Or maybe just coffee is what you need. Cafe 86 (36 W. Colorado Blvd., Pasadena; (626) 219-6915), is the unsung hero of Colorado Boulevard in that department. Slightly tucked away from the main drag, Cafe 86 offers a cool coffee shop vibe with comfortable couches and seating to rest before heading back out to shop. There are ample tables and outlets if you feel like pulling out your laptop to get work done. Beverage selections include Thai and milk teas (boba optional), along with coffee options like the ube latte or the indulgent Nutella latte. My go-to is the coffee milk tea, a cold-brew milk tea combo that has just enough caffeine to give you that second wind needed after brunch. A notable feature is their ever-changing dessert selection. I popped in Sunday and had to try the matcha brownie, a combination I didn’t know would work as well as it did and for a little over $2 well worth the risk. Their menu is full of budget-friendly and conceptually adventurous drinks and desserts. My coffee milk tea and matcha brownie, for instance, was less than $6. Their halo-halo bread pudding a la mode with ube ice cream is a one of a kind purple dessert, an Asian spin on an American classic.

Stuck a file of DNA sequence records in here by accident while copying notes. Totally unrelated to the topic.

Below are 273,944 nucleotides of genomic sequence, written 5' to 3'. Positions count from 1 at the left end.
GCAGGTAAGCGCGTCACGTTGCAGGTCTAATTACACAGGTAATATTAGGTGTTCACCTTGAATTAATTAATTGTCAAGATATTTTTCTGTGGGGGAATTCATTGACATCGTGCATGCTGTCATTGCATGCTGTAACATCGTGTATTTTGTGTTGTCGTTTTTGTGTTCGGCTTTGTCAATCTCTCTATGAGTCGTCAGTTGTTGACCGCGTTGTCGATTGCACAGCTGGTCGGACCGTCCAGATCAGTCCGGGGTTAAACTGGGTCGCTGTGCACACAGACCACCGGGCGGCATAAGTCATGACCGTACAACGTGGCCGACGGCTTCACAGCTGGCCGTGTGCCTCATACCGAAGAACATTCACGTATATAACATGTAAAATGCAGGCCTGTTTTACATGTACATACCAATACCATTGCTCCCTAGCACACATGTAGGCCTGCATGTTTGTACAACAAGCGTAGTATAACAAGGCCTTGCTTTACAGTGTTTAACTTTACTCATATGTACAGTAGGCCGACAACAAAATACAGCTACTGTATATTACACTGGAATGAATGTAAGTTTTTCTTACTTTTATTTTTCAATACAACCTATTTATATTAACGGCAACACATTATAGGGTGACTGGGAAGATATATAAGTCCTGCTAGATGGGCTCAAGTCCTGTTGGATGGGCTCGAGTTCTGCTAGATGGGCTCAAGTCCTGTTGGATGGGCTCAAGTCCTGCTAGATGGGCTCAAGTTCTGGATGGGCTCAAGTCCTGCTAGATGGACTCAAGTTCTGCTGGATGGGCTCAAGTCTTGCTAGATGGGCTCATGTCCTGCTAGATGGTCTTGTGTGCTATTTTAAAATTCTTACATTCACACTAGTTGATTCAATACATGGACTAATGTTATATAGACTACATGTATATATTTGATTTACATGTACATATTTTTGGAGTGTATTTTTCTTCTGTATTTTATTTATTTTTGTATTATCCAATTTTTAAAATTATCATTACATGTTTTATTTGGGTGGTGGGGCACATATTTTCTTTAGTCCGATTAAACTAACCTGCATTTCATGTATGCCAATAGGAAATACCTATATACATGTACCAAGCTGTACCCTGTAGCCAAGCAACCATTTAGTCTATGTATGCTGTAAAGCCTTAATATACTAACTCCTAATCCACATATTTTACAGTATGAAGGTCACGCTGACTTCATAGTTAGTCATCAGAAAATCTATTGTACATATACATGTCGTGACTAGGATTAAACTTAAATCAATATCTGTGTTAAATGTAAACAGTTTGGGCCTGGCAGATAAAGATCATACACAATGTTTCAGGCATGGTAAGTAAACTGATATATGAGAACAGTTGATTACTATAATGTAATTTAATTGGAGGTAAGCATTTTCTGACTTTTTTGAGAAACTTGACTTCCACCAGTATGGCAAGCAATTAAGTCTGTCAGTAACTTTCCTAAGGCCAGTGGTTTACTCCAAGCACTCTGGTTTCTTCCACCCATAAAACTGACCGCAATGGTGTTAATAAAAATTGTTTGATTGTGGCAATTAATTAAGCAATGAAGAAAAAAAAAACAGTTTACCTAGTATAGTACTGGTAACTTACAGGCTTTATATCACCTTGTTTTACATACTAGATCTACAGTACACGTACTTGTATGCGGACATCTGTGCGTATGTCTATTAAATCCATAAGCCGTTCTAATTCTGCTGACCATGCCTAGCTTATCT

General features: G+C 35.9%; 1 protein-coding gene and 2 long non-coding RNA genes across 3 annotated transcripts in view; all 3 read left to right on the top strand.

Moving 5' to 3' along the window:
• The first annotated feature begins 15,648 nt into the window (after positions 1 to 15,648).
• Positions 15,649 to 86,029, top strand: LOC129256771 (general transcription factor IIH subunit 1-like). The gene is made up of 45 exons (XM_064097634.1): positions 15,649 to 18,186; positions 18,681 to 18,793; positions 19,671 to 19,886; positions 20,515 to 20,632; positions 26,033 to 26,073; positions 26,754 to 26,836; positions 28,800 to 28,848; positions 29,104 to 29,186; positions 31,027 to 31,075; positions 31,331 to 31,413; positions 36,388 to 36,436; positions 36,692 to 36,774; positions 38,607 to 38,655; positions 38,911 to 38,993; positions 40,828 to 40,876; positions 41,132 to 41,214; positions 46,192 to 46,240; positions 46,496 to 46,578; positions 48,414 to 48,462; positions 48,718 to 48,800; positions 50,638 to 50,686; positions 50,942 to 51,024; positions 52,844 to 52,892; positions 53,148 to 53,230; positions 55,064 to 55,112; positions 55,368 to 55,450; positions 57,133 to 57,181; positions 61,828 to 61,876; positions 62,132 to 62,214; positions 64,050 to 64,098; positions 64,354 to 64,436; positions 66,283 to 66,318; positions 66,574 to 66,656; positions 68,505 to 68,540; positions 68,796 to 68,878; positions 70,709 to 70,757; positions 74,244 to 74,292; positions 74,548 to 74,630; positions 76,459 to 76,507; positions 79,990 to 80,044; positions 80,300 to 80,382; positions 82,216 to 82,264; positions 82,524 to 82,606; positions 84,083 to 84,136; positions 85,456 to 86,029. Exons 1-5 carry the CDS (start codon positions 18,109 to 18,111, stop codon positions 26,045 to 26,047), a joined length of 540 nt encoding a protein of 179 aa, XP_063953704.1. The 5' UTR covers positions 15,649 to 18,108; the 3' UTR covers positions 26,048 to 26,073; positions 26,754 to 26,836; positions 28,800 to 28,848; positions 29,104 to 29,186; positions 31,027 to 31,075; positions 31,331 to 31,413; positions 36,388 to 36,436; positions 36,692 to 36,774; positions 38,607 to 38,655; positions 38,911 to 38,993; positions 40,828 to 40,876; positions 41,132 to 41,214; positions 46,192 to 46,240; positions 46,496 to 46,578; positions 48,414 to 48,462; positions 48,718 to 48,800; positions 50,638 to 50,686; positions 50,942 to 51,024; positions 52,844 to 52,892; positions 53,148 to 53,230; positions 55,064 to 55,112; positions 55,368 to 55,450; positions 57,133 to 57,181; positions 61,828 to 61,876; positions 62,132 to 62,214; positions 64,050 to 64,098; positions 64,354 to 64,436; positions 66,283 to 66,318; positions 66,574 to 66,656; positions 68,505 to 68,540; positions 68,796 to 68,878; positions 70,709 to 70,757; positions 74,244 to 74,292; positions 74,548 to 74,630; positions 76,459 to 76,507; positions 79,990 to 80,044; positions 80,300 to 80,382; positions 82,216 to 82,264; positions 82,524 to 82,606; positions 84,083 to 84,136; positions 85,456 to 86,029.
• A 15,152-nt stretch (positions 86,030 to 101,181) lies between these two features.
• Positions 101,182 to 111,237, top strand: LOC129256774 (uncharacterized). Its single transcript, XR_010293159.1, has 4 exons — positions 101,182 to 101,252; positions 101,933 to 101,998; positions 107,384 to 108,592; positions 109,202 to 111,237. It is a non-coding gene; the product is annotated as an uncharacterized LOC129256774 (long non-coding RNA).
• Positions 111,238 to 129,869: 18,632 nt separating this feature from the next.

Finish off your night with a short walk (albeit, off of Colorado) to the Otis Bar (260 S. Raymond Ave., Pasadena; (626) 356-4444, lgostationcafe.com/the-otis-bar), located inside La Grande Orange restaurant in the Gold Line Station on South Raymond Avenue. While the small plates and tacos are incredible, I would highly suggest an order of the deviled eggs. This updated version of grandma’s cookout go-to features a crispy bacon garnish that pairs well with the classic. If you’re going with a group and are more interested in the drinks and socializing, the Otis Bar chicken nachitos are enough for several; my meager party of two barely made a dent.

The true superstars here are the cocktails and the virtuosos behind the bar who make them. Just ask and they will happily custom build you a concoction made to your preferences, i.e. tequila and cucumber. This bar offers the amenities and ambiance as over-priced cocktail bars without the pretentiousness or the price tag.

Of all the reasons to finish your day here, the best is the ambiance. The Otis Bar sits as an enclosed patio right on the Del Mar Station square. Don’t be put off by the patio aspect, my partner and I did not realize it was an open patio until after our appetizers arrived. On one side is the fully stocked bar and old-school padded brown leather barstools and matching wood tables and chairs; separating the bar from the open air Del Mar Station square is a cut out wall of columns and a neat arrangement of California native plants. As you dine you can watch the Gold Line trains arrive.

While some visitors may not enjoy having the train whistles interrupting their conversations, it added to the experience and charm of dining near the station. Enjoy a night cap at the 7 Sunday night and watch as the sun sets and trains literally pass in the night.